Previously we used enable the UART ports by hand, but that’s annoying because it required doing it manually every time the BBB boot. In addition, writing a script wouldn’t work for some reason. For my quadcopter project, the BBB must enable all UART ports by itself at boot, since I can’t fly with a wire hooked onto it. Therefore, I went on and do some digging on this… took a while before anything came up. It’s actually more complicated than I though, having to deal with how device tree works and all… but here’s what I found:
In order to use the BealgeBone Black as a flight computer or embedded system in a product, it must be able to launch programs we wrote on start up without having to manually start it after logging in via ssh. Something sweet and simple like an Arduino, when it start, it run the program you put on it. I spent days looking for ways to do this, editing init.d and all, none of them work. And finally, I came across this blog for Raspberry Pi and work perfectly!
So to be sure that the script is running without logging in through the computer, I decided to do a “blink” loop like what we do when we first started Arduino.
Now that we boot Debian from a MicroSD card and expand its file system capacity, the final step to complete setting up is to share Internet from my main computer. I got a windows computer, so I will do it from there. Instruction to other platforms should be similar.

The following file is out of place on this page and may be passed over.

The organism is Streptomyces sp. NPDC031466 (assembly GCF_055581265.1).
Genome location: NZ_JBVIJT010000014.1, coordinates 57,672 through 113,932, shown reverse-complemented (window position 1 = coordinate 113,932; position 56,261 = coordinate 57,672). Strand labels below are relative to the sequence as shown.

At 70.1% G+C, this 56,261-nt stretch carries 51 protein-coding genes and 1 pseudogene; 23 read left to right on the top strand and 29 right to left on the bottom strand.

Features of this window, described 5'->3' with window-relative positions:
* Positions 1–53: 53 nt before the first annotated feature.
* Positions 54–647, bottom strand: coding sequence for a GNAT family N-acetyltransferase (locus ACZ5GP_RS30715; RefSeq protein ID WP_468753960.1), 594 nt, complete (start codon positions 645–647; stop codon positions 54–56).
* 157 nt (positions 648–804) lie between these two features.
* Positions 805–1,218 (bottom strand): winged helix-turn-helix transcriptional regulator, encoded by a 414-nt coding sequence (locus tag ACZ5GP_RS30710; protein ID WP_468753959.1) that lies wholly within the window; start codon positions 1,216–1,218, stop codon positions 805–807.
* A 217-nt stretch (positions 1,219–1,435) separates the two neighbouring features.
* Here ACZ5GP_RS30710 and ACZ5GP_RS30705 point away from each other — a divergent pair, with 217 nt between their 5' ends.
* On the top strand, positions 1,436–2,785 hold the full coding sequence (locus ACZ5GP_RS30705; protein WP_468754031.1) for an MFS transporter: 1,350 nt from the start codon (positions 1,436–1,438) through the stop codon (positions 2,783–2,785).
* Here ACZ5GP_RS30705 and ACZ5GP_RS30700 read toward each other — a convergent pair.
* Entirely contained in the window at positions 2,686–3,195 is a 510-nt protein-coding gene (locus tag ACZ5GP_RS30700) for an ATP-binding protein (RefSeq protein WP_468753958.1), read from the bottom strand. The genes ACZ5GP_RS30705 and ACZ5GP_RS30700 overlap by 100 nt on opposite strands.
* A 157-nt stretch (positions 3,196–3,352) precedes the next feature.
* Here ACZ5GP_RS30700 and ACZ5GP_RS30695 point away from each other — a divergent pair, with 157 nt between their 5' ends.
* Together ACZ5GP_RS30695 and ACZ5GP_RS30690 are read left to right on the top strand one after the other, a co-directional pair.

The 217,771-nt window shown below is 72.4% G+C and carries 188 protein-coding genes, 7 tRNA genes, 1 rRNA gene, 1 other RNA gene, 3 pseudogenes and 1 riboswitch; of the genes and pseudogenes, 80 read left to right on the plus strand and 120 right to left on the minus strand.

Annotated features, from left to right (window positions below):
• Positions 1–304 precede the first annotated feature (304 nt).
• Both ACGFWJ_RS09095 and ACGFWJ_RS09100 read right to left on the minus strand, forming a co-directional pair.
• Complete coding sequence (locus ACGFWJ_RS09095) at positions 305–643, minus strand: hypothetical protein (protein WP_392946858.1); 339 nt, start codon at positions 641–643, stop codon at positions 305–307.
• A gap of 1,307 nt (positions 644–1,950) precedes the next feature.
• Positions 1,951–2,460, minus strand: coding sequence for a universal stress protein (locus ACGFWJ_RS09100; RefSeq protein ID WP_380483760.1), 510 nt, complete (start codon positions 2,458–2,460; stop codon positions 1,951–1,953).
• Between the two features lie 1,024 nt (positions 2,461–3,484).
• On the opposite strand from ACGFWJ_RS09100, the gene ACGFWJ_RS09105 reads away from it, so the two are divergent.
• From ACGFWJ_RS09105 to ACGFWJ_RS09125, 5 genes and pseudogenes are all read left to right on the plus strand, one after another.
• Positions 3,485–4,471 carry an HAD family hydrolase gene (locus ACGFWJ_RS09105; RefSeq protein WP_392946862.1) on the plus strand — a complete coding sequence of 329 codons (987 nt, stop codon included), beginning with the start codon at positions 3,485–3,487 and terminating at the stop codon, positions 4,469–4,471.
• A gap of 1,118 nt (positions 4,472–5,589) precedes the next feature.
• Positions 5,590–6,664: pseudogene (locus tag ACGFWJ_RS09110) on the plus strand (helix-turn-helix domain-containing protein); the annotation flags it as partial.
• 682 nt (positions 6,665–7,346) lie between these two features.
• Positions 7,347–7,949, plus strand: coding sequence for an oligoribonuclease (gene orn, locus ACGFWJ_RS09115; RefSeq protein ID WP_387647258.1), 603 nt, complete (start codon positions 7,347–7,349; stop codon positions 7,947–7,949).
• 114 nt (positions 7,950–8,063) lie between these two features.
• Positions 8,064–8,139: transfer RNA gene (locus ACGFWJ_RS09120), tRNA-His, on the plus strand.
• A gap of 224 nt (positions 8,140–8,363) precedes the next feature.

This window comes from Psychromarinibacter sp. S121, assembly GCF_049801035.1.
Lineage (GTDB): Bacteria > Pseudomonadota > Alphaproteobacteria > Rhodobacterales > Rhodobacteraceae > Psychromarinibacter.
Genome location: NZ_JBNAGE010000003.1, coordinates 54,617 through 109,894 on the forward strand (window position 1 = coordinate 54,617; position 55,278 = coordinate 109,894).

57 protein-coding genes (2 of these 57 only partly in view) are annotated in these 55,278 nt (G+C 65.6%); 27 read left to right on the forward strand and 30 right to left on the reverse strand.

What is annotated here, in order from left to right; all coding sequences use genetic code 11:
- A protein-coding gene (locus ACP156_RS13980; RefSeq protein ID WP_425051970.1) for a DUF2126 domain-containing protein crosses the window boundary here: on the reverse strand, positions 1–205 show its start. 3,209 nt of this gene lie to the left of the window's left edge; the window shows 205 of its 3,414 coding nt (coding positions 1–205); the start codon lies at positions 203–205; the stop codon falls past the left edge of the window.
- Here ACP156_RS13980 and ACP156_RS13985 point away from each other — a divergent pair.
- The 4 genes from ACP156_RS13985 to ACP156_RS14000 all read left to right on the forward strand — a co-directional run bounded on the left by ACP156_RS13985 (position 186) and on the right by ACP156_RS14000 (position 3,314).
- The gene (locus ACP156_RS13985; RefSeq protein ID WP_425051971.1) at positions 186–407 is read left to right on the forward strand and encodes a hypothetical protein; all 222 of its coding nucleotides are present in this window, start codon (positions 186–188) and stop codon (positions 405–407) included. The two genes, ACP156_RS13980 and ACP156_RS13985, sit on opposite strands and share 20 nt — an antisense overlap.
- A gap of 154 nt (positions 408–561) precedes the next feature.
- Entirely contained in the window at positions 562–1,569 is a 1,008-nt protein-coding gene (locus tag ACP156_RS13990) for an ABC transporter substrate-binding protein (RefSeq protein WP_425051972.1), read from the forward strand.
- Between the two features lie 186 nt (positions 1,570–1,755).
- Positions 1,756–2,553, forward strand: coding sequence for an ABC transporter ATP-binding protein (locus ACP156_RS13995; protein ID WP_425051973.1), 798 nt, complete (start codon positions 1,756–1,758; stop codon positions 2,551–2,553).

If you rather watch a video, I pretty much follow this video, it helps a lot! I really need to thanks the people (in this case a professor) who share their knowledge for the good of everyone!
In the previous section, we set up the BeagleBone Black Rev B to boot Debian OS off an MicroSD card. Here, we are going to expand the storage capacity in order to update the software and install apps.
Pretty much, I followed the instruction on the eLinux website, and it works perfectly! So you can read the details there, I will list the basic steps here.
The BeagleBone Black (BBB) is an awesome little micro-computer. When compared to the Arduino, it is more capable in that it run Linux and support many of the awesome software out there… that also means it’s more difficult to set up.
I found myself always going back to the sources to see how to set things up. Therefore, I figure I might just be a bit more organize and consolidate the information here. Since I have a PC, the following instructions will be for Windows, but I am pretty sure the procedures are similar.